Microbial fermentation of cereal grains has the potential to increase the bioavailability of phytochemicals bound to the fibre matrix [114-117]. For instance, microbial esterases hydrolyse conjugated phenolic acids, such as those from wheat bran [118,119], potentially improving their absorption.[120]. In addition, ferulic acid from wheat bran has been shown to increase plasma antioxidant activity more effectively than pure ferulic acid in rats [121]. This highlights the important function cereals may have in delivering ferulic acid to the large bowel whereby enzymes from the microbiota cause the slow release of ferulic acid up to 24 h after its consumption. However, in humans there is limited evidence that large bowel fermentation contributes significantly to plasma phytochemical levels in the systemic circulation. A study by Kern et al. [113] showed that the absorption of wheat bran phenolics was limited essentially to the postprandial period. Plasma phenolics and metabolites of ferulic acid (hydroxycinnamic and diferulic acids) were at baseline levels 6 to 24 h after wheat bran consumption, suggesting that the microbial fermentation of the ingested wheat bran did not contribute to the systemic phenolic level. In addition, the authors also showed that diferulic acids (formed by microbial esterase digestion of ferulic acid) or their reduced dimers (formed by colonic microbiota hydrogenation reactions of diferulic acids) could not be detected in plasma or urine samples. In a study by Anson et al. [45] whole wheat bread increased plasma concentrations of two metabolites of ferulic acid (3-hydroxyphenylpropionic acid and phenylpropionic acid) 9 to 24 h after consumption by healthy volunteers. It is unlikely that these metabolites exert any biological affects systemically as the maximal plasma concentrations reached were only in the nanomolar range (100 nmol/L and 350 nmol/L respectively). The evidence suggests that the colonic microbiota contribute little to systemic levels of phenolic metabolites.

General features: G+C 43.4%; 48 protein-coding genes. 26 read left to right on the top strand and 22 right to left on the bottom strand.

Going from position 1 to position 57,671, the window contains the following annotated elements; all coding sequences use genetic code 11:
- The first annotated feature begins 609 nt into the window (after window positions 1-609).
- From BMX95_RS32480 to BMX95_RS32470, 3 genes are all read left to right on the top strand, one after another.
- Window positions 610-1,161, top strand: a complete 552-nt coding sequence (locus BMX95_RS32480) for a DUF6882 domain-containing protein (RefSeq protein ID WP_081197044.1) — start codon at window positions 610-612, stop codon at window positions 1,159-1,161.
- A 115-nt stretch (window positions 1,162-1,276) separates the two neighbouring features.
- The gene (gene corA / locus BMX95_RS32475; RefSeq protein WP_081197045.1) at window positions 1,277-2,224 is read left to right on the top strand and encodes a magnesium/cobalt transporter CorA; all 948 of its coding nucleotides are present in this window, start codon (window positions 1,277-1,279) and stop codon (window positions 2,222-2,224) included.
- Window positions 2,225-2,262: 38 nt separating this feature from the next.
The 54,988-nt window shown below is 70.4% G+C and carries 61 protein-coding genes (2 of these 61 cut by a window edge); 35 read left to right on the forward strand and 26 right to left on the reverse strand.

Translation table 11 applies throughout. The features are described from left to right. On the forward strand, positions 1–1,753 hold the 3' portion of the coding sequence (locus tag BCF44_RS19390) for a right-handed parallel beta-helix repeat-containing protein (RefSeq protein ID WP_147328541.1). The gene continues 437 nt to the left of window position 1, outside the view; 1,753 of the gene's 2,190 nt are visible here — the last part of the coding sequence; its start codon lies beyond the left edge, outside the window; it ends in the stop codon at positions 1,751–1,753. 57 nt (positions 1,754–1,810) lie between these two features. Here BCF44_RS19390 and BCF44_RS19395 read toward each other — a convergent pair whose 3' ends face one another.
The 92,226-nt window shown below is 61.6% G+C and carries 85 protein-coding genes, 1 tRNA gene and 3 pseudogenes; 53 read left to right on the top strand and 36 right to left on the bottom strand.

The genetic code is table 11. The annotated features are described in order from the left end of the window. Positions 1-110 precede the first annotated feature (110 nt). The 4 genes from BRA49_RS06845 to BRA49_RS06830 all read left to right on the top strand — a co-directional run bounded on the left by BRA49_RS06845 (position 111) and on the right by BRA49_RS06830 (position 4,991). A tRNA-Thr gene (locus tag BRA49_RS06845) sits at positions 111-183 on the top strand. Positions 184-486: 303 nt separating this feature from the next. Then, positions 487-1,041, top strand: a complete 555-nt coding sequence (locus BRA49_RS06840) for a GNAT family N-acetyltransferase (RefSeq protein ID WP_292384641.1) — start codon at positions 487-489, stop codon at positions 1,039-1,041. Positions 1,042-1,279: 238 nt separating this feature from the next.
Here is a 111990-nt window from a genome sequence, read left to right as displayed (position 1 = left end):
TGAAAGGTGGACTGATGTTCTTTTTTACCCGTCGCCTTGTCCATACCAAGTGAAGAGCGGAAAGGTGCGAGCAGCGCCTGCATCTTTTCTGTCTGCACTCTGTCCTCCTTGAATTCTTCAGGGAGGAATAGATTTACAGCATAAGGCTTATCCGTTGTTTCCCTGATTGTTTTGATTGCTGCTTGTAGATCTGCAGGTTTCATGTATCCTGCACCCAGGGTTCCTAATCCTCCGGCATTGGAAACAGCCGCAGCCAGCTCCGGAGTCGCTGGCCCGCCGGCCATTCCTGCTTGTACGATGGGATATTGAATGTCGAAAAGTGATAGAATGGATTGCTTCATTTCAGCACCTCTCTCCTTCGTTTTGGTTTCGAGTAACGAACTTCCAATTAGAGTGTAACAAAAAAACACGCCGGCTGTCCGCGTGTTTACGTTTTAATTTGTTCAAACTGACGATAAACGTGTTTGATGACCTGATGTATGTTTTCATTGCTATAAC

Table 2. Major wholegrain phytochemicals, factors affecting their bioavailability and suggested mechanisms for promoting health